All that is normal, I would have never been able to handle that on my orientation and you shouldn't have to either. I was a new grad into the ICU. I was a tech in a different ICU during nursing school and was a straight-A student with my full-time tech job, and that patient scenario is completely unrealistic for a trainee to handle. And the fact your preceptor gave a "whole bottle", whatever that means, like 2-5 mg Versed (not a ton of medication) makes it sound like she's an idiot for saying she "almost killed them." Patient would have went to sleep, that's about it.

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1,550 Visitors; 114 Posts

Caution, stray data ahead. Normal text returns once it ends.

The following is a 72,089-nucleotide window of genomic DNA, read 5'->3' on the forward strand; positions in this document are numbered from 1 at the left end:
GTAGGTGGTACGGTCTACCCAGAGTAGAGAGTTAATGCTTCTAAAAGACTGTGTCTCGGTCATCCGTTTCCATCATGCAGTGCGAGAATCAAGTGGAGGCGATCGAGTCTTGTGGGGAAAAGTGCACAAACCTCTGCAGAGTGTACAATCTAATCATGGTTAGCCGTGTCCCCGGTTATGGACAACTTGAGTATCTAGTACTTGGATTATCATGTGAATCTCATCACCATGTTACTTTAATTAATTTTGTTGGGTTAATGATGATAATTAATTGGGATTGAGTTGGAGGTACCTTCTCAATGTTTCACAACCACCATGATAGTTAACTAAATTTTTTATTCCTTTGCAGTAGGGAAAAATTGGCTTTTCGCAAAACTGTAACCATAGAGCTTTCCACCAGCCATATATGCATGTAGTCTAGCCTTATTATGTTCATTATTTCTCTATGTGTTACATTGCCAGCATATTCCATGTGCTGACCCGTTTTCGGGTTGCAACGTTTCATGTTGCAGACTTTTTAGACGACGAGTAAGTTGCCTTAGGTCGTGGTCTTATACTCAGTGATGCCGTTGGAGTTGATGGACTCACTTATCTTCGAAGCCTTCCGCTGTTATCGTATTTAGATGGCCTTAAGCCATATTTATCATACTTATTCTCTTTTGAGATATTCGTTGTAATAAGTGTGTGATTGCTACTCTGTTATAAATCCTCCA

I will admit there was one day was not so go good was definitely a humbling day having two patients with no report from previous nurse one was bleeding out (new adm.) and the other is trying to actively extubate himself.. I was probably all over the place since my preceptor was the first one 1-4 weeks and he was like you got em let me know if you need help... but that was weeks ago and my really bad day (I felt overwhelmed by it and owned up to it later) that I was like woah I need to really learn from this.. otherwise I feel like I've been doing really well with Assessment, careplans, communicating with our team, helping neighbors, meds, and labs... I'm weak on admitting patients an hour and half before my shift ends (it freaks me out but not because I have to stay late but because I don't look like an employee running the clock) like it's soo much and I need help in that area but it seems they believe I should be making vast improvements when they said my first 4 weeks won't count because we have no idea where you actually are.. now 2 weeks later I'm being told by my preceptor you aren't ever doing stuff right.. yet my assessments/orders/meds/prodcedures are on time and I'm always asking questions and open to criticism, even though I've barely at all been praised for what I am doing right